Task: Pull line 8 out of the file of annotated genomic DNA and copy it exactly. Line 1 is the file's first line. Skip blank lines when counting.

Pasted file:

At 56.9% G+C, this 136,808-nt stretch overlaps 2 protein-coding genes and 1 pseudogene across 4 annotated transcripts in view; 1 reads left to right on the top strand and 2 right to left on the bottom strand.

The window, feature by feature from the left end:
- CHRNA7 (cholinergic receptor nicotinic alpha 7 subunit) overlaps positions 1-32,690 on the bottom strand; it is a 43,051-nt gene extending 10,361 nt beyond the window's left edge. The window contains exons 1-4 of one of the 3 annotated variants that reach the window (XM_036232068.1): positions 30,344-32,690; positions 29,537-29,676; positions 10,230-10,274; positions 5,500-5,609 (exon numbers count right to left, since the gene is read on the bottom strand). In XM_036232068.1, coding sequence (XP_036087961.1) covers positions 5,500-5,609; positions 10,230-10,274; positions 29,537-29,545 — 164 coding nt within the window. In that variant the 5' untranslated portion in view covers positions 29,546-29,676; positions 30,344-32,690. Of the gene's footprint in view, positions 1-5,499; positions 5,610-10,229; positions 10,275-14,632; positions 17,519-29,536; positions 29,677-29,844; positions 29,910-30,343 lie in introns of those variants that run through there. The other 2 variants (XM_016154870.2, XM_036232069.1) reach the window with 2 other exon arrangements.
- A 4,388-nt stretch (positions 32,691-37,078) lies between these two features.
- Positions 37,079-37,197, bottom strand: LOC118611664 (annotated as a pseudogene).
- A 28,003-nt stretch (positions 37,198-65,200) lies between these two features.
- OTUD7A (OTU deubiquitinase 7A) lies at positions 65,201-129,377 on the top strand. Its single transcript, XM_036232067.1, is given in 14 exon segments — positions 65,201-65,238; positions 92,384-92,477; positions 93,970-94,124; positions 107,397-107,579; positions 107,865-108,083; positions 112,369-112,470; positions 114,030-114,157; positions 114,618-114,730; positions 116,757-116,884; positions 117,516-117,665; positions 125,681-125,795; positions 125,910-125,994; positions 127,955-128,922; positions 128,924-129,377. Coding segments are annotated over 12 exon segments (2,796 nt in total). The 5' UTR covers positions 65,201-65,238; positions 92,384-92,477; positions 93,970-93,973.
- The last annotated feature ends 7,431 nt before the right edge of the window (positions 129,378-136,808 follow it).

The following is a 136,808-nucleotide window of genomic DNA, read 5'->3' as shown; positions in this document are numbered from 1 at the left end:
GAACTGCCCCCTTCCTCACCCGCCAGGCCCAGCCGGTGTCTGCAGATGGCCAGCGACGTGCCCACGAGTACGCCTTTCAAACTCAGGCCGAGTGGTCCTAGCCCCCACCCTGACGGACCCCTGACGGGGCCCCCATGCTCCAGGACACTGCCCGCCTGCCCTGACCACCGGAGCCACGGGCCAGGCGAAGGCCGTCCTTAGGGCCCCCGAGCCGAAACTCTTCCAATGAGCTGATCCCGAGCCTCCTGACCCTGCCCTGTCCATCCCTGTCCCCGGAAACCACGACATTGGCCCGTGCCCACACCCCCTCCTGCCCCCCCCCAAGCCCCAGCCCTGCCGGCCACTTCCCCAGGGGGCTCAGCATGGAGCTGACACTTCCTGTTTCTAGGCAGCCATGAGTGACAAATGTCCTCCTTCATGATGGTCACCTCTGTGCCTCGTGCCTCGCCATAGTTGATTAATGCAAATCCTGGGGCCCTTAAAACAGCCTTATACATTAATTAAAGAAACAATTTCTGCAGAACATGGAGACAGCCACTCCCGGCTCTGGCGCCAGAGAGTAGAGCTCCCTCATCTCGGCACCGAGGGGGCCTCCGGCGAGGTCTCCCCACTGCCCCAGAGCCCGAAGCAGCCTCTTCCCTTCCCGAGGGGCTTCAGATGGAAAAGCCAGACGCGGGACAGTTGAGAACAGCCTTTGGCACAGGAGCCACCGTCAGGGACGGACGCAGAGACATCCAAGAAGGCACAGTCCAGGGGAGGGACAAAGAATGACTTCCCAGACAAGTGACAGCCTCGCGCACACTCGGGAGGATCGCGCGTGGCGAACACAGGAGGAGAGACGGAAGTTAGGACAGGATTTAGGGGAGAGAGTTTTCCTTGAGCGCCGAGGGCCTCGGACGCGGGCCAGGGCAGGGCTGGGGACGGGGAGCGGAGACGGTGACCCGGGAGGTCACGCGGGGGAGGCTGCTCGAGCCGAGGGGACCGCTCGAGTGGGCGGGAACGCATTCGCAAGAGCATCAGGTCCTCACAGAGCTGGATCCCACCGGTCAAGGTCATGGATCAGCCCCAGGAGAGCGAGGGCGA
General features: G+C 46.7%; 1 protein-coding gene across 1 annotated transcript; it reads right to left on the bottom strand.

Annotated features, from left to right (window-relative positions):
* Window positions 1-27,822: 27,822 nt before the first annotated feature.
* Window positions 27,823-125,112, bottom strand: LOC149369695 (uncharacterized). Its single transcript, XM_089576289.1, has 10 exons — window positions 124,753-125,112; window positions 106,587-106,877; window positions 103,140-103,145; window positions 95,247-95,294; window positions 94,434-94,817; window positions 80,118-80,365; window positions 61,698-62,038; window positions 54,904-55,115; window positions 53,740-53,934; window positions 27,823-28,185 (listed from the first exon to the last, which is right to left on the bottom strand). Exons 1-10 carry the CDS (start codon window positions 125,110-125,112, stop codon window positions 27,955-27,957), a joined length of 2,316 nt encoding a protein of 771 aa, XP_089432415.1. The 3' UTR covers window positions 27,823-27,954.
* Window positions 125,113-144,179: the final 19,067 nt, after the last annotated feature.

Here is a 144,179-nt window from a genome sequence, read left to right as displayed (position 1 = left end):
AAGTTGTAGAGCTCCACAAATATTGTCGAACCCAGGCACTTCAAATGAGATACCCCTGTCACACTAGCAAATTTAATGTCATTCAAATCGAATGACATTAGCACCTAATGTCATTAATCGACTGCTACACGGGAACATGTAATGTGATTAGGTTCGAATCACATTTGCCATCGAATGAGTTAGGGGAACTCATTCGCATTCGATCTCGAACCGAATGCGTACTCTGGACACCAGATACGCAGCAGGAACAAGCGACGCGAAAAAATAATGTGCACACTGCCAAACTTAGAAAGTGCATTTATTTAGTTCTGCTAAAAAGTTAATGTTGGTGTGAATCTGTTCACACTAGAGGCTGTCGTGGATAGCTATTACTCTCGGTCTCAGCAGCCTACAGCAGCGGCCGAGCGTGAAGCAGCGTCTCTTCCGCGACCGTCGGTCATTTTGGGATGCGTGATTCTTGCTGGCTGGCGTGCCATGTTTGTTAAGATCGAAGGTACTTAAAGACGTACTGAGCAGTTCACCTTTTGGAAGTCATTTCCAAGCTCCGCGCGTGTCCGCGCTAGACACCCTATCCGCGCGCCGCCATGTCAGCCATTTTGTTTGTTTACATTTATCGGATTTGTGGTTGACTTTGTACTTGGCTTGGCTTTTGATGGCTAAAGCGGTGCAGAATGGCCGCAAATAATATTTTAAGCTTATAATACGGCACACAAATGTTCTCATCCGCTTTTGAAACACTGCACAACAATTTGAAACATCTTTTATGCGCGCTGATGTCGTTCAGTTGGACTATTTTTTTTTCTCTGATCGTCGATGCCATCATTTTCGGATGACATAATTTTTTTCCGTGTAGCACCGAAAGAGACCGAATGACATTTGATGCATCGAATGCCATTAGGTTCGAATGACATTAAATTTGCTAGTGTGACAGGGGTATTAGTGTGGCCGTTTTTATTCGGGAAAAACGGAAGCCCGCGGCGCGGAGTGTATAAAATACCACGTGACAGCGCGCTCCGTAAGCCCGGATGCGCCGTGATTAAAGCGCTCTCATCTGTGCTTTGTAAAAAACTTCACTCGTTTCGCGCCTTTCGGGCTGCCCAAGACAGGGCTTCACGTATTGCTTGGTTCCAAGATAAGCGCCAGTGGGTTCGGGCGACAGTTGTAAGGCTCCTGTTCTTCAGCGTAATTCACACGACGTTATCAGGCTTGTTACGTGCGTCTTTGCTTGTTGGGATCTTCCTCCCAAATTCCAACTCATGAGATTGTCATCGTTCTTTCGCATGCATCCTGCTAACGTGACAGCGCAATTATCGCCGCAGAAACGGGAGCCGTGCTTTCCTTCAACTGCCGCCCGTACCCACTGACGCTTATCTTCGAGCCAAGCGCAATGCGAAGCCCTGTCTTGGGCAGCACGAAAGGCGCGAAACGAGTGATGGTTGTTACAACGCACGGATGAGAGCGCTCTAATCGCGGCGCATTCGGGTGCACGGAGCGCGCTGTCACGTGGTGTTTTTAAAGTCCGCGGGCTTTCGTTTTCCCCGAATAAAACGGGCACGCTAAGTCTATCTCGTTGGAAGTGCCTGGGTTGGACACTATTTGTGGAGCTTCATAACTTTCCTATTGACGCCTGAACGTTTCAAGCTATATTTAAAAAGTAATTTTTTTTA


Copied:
- The last annotated feature ends 7,431 nt before the right edge of the window (positions 129,378-136,808 follow it).